Branko Milanovic con Capitalism, Alone: The Future of the System That Rules the World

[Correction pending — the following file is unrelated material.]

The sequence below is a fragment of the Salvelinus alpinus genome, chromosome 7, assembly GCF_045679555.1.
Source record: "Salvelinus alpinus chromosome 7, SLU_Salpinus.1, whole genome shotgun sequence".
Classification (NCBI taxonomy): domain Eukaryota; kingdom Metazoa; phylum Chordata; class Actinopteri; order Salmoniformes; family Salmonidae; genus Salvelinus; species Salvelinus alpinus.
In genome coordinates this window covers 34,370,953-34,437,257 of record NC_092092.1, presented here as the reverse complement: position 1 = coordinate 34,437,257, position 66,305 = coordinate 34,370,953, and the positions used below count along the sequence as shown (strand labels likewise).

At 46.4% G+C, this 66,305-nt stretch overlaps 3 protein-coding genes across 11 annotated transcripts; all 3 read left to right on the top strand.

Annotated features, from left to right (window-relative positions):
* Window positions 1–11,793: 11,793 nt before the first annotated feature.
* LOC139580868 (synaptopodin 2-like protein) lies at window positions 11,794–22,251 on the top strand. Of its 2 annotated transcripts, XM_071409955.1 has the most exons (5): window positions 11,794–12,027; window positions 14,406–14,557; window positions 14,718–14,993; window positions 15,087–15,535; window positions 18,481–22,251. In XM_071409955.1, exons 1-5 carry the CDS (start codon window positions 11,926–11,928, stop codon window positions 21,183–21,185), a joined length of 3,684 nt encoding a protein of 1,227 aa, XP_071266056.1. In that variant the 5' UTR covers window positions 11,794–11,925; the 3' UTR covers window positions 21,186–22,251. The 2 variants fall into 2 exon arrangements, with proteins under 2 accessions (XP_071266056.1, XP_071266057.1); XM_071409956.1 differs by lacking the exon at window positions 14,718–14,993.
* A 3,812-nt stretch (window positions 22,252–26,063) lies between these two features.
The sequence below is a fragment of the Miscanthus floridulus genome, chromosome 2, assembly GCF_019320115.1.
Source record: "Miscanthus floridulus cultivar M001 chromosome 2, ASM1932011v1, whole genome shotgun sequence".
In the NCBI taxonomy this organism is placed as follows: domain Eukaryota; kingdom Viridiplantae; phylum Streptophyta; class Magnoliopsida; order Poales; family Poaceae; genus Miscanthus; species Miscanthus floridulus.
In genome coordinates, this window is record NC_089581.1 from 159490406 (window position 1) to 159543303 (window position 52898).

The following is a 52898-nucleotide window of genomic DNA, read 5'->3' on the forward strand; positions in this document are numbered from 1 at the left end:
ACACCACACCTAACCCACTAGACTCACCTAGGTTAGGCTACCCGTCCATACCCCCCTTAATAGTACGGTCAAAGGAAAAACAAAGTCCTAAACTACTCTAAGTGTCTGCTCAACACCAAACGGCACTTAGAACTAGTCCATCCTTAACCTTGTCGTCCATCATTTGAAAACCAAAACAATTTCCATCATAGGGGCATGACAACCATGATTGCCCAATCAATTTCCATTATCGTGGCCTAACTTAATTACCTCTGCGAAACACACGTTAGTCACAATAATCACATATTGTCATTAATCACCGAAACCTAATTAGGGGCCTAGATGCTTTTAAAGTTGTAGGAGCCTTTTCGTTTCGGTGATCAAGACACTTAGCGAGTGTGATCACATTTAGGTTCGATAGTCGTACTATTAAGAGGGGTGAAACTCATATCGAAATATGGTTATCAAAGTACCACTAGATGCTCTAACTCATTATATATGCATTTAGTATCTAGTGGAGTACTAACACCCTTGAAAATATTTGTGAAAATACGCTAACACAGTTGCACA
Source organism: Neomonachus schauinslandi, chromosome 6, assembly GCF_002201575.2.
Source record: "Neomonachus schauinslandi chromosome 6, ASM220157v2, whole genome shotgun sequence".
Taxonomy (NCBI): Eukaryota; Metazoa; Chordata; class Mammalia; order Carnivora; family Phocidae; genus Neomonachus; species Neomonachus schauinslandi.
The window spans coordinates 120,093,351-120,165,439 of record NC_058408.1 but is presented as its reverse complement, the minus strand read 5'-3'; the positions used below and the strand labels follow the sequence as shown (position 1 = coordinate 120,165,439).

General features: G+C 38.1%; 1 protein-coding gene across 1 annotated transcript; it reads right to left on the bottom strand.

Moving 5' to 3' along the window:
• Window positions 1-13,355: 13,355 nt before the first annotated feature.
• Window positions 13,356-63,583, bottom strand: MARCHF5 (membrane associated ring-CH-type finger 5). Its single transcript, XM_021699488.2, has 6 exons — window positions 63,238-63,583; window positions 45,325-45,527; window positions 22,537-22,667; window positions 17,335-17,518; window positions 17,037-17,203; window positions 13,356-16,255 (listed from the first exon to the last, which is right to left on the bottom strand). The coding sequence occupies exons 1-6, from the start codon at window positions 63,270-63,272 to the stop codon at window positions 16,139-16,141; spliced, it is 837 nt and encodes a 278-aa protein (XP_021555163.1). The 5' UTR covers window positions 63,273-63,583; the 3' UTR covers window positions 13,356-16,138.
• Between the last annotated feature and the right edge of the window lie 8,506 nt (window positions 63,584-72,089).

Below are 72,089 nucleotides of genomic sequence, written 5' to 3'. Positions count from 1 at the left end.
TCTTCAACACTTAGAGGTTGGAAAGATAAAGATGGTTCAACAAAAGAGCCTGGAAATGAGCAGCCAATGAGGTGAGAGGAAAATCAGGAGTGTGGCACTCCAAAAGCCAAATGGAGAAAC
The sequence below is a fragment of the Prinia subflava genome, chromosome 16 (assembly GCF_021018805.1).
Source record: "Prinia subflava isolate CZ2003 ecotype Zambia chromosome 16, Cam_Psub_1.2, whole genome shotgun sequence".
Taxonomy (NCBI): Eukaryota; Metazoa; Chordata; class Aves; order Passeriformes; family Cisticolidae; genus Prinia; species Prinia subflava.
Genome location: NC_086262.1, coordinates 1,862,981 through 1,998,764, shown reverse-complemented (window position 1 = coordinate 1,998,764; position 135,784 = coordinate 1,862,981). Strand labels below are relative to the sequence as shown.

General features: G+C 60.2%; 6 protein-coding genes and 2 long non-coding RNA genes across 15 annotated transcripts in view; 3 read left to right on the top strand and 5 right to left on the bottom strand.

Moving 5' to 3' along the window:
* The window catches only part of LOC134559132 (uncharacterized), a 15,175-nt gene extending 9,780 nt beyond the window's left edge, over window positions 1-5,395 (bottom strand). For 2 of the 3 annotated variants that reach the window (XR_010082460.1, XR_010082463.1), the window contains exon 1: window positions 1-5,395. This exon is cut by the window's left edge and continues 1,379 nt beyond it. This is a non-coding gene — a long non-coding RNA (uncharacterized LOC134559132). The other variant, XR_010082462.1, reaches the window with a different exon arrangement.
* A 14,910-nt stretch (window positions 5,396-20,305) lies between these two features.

Reseña del editor A provocative account of capitalism's rise to global dominance and, as different models of capitalism vie for world leadership, a look into what the future may hold. We are all capitalists now. For the first time in human history, the globe is dominated by one economic system. In Capitalism, Alone, leading economist Branko Milanovic explains the reasons for this decisive historical shift since the days of feudalism and, later, communism. Surveying the varieties of capitalism, he asks: What are the prospects for a fairer world now that capitalism is the only game in town? His conclusions are sobering, but not fatalistic. Capitalism gets much wrong, but also much right-and it is not going anywhere. Our task is to improve it. Milanovic argues that capitalism has triumphed because it works. It delivers prosperity and gratifies human desires for autonomy. But it comes with a moral price, pushing us to treat material success as the ultimate goal. And it offers no guarantee of stability. In the West, liberal capitalism creaks under the strains of inequality and capitalist excess. That model now fights for hearts and minds with authoritarian capitalism, exemplified by China, which many claim is more efficient, but which is more vulnerable to corruption and, when growth is slow, social unrest. As for the economic problems of the global south, Milanovic offers a creative, if controversial, plan for large-scale migration. Looking to the future, he dismisses prophets who proclaim some single outcome to be inevitable, whether worldwide prosperity or robot-driven mass unemployment. Capitalism is a risky system. But it is a human system. Our choices, and how clearly we see them, will determine how it serves us. Biografía del autor Branko Milanovic is Visiting Presidential Professor and Core Faculty at the Stone Center on Socio-Economic Inequality at the Graduate Center, City University of New York. He was formerly Lead Economist in the World Bank's research department. His books include Global Inequality (Harvard) and The Haves and the Have-Nots: A Brief and Idiosyncratic History of Global Inequality.